On Sat 30th May Drake Music ran an accessible music hackathon as part of the Web We Want festival at the Southbank Centre, London. Drawing together a diverse group of musicians, hackers and coders, the idea was to collaborate and inspire new thinking in the design of musical instruments. With a particular focus on widening the options available to disabled musicians, by the end of the day 6 projects were in development, which are summarised below.
Gathering in the morning, it was immediately apparent that the room was full to the brim, not only with technical expertise, but a spirit of risk, cooperation and caffeine-fuelled laughter. By its very nature, hacking work is an uncertain business, often pushing components to their limits as diverse electronics are coaxed into talking to one another and working together. Thankfully, this was never going to be a problem we had with the humans in the room, all willing to share components, knowledge and surprising amounts of cake.
Chris Heinrichs is working at the cutting edge of digital music platform design. While many technologists use the Raspberry Pi to power their ideas, Chris has been using the similar Beagle Bone. Sitting over the top of the this is an 8-input 8-output audio ‘cape’ that puts ultra-fast, professional grade signal processing within reach of the bedroom music maker and hacker.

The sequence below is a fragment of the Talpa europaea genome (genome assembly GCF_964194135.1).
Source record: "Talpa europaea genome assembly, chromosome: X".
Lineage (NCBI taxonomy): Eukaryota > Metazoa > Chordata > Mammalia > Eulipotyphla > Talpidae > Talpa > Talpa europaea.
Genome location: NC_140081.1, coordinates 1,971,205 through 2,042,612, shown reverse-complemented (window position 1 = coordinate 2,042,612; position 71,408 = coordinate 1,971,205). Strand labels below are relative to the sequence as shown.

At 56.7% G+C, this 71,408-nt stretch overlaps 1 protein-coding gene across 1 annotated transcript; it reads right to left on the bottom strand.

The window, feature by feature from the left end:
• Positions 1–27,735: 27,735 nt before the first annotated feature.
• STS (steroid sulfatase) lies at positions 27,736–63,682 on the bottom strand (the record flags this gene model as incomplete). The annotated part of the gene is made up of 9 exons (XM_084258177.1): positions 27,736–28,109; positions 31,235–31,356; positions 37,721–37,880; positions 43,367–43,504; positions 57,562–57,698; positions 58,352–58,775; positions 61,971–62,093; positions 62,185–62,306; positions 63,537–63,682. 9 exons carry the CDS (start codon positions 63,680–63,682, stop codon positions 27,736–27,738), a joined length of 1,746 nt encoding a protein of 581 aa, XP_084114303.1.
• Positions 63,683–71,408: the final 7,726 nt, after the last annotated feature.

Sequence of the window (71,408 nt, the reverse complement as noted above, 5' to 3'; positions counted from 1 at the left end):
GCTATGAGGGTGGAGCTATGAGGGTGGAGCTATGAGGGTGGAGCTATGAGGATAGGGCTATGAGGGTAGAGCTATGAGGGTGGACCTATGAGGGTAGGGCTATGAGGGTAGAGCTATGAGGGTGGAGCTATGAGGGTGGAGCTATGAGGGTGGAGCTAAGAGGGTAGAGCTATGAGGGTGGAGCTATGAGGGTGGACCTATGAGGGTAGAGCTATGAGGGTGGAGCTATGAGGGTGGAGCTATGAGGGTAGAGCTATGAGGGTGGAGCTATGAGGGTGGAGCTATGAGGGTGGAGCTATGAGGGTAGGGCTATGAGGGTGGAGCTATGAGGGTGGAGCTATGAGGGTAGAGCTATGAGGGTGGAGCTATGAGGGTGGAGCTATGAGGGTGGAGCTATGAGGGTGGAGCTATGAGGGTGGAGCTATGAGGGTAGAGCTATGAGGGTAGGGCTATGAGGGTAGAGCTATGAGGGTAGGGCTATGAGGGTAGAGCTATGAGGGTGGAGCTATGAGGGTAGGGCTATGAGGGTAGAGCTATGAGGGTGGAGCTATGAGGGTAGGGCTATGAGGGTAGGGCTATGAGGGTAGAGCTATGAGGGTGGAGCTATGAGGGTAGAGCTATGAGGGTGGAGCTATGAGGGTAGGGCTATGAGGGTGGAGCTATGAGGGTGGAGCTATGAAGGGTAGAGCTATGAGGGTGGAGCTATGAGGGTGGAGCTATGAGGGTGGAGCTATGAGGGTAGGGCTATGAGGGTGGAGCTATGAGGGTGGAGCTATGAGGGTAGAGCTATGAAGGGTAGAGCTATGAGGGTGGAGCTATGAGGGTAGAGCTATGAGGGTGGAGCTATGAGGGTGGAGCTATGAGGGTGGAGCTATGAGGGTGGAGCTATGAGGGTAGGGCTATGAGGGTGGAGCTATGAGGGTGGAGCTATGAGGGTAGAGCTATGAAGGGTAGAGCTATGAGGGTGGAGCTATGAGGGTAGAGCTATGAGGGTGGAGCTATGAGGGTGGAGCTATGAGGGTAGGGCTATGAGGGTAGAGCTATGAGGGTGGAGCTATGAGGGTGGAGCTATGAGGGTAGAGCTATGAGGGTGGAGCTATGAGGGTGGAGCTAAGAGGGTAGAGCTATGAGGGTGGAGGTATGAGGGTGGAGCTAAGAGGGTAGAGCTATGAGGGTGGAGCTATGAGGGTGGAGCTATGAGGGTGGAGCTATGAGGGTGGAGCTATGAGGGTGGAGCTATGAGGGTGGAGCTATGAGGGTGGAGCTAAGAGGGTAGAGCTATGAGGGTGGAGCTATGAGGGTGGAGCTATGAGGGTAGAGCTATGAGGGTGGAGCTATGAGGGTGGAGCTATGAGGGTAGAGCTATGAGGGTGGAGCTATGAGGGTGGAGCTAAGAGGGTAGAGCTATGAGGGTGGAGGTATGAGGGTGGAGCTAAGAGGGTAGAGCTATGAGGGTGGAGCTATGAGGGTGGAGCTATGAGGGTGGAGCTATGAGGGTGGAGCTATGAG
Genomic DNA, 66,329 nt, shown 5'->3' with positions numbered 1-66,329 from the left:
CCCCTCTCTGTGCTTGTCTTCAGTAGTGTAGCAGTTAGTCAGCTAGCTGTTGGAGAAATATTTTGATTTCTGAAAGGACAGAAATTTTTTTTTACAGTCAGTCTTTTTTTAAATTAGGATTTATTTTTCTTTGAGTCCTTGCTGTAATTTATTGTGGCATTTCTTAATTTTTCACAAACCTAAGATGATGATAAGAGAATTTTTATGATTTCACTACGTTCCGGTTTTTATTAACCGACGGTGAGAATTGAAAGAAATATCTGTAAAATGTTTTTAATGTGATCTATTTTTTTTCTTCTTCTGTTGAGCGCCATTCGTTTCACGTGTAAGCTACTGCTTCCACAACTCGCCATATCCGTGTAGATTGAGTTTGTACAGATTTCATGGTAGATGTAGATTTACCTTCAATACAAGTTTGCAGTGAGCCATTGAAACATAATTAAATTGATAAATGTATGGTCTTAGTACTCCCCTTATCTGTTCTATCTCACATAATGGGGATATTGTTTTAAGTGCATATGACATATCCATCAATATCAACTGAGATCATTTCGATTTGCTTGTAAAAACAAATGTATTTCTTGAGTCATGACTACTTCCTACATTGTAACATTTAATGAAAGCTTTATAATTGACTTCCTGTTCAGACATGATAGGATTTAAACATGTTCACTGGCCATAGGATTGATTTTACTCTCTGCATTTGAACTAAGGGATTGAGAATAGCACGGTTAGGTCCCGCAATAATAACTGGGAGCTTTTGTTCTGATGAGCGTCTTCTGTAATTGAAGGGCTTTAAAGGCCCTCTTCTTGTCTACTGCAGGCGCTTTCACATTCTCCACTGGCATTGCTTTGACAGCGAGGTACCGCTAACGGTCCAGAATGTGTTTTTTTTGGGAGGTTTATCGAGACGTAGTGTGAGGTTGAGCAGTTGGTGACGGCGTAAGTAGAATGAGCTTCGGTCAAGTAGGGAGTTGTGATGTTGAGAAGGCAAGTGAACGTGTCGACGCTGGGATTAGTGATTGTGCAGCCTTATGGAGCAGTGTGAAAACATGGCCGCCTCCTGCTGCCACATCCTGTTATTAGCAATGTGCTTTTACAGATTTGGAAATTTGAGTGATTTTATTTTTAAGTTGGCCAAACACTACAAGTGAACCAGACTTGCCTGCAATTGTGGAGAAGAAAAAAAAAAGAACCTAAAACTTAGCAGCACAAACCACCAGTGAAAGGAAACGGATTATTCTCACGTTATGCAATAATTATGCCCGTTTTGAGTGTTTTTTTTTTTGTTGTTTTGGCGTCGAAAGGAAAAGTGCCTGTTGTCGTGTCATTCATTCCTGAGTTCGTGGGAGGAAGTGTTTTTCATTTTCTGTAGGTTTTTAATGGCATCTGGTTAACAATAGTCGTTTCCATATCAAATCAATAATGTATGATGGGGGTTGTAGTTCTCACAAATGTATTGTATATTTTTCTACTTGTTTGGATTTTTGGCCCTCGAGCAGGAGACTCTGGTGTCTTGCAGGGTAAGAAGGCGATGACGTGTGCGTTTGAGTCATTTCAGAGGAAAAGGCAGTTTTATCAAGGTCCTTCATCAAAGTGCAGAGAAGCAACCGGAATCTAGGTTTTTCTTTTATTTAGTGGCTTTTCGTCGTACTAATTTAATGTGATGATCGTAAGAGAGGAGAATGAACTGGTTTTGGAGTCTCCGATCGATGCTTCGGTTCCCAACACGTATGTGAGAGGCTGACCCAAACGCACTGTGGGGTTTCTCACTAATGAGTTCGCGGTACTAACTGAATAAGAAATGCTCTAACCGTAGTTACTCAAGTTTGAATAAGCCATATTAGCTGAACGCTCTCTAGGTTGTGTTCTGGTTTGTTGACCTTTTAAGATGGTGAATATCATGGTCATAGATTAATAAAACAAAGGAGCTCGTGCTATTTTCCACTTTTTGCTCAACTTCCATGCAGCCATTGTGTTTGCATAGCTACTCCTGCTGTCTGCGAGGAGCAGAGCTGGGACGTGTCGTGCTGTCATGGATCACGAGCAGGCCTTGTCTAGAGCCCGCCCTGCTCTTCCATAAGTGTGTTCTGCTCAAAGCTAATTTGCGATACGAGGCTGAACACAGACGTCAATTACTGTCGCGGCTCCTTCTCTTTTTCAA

Chris is part of a team who are developing accessible ways for those with no programming expertise to be able to design sounds and effects, and then install them onto the processing board. The cat miaow synth ’hack’ he developed for the festival is an example of the extraordinary possibilities that this system offers for people to run with an idea and get it tested and built in without any need for expensive or time-consuming prototyping. Take, for example, the ‘disco gun’ he threw together with friends for a recent party: a hand-held controller that linked to lighting and sound effects, giving dancers a new way to truly own the floor.
John Kelly is a professional musician in search of a guitar. Currently using an iPad interface for live performance and finding the interface limiting, Kelly wanted to develop a professional grade instrument that was accessible to him, but one that he could control with one finger. Approaching Drake Music with a full spec, Gawain Hewitt began to work on the hardware and Charles Matthews spent the hack-day developing a software front-end.